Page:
• Not all bachelor’s degrees are created equal. College is an investment. Some degrees do not lead to a prosperous future if the output will not be greater than the input. 
  • Our children will make their own decisions. New-adult Muslims, the age demographic of 18-24 years old, have shown a strong desire to follow their own path rather than the wishes of their parents. 
  • They are also more aware of their mental health and desire a career-life balance. 

With these points in mind, it is important to note that college is not for everyone. Maybe it is for your new-adult, maybe it isn’t or maybe he/she needs a gap. How do you know and what can you do?

Break the Mold 

Start with yourself. Refrain from pushing your new-adult to enroll in college right after high school, if they are not up to it. Encourage a break from the grind to recharge. Put aside all your fears of their future if they do not attend a college, as if they are stumbling into darkness or riddled with poverty. Let them design their own future. Let them know their worth to you is more than a college degree.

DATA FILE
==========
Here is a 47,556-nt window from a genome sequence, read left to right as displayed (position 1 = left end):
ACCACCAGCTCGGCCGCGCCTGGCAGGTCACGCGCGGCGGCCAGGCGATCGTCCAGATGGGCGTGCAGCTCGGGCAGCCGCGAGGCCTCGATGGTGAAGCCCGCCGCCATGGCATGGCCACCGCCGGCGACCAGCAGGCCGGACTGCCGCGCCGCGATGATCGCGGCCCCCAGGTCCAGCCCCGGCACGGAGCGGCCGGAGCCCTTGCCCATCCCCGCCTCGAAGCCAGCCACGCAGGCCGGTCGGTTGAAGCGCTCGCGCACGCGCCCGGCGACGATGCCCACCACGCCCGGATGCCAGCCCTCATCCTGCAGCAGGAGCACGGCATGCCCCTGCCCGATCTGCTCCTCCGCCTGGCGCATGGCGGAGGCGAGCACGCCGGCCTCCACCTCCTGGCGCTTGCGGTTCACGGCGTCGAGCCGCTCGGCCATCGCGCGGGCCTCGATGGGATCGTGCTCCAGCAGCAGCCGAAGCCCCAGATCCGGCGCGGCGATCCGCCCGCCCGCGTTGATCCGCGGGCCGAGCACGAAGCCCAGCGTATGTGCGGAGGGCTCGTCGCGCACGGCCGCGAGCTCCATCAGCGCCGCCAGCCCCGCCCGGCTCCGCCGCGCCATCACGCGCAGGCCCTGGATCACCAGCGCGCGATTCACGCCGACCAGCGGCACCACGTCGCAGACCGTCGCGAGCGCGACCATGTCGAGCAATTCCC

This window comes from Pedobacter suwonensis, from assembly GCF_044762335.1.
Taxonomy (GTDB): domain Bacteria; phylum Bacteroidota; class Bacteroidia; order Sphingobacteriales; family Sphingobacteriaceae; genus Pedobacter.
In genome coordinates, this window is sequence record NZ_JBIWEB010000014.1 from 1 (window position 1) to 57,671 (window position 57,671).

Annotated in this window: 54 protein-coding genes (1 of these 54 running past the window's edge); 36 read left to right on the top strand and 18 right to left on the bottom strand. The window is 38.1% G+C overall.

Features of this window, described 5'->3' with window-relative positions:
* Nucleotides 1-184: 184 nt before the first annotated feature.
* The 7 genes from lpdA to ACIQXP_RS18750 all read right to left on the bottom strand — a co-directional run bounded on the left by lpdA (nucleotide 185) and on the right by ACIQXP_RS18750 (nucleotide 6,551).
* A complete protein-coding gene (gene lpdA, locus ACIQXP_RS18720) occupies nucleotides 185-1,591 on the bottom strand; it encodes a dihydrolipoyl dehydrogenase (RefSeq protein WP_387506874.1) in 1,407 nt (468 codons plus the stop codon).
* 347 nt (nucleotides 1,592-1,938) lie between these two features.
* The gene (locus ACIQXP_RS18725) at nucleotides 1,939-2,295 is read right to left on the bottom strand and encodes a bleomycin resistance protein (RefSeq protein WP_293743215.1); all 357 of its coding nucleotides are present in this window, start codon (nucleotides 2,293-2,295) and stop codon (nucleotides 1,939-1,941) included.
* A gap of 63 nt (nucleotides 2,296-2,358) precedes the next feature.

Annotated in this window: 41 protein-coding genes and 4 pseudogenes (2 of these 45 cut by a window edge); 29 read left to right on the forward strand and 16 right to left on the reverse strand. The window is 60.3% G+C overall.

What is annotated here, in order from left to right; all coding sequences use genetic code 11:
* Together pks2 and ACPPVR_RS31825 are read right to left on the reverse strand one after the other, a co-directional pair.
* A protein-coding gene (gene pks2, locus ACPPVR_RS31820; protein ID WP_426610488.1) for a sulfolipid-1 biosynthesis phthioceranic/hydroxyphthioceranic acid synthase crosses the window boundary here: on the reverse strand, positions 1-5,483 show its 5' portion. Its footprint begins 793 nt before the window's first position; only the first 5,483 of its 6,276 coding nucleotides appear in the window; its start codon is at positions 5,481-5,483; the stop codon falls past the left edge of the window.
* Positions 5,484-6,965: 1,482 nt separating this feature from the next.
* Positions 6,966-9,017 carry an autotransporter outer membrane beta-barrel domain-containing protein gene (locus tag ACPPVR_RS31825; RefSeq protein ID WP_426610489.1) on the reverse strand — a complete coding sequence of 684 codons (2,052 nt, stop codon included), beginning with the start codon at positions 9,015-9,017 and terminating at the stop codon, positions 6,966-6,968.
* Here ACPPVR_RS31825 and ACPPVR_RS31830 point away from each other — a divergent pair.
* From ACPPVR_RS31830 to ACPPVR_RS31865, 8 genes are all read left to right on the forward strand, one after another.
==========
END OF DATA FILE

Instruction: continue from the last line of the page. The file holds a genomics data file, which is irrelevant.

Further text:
At this juncture there is an important question to ponder: have you instilled the skills in them to know what they want and how to pursue it? Think about it. Have an honest conversation with them while they are still under your roof. But mostly, exercise understanding and patience. Do present available options for a prosperous future. 

There are a few viable alternatives to college. 

Vocational Programs 

Encourage your new-adult to explore their strengths through vocational programs. You must have heard and it’s true that many big employers (like Google and Apple) are dropping the bachelor’s degree requirement from some positions and looking for employees with vocational and technical skills. Trade schools prepare their students for jobs in specific industries, typically with high demand including: 

  • Heating, Ventilation and Air Conditioning (HVAC)
  • Automotive Service 
  • Dental Hygiene
  • Cosmetology
  • Electrician

Trade schools are also a good gateway for new-adults to pursue entrepreneurship, starting their own businesses in the future.

Certificate Programs 

Community colleges are excellent at providing training for local job market needs, often in the form of certificate programs. Here are some examples of areas where popular certificate programs benefit the entire community: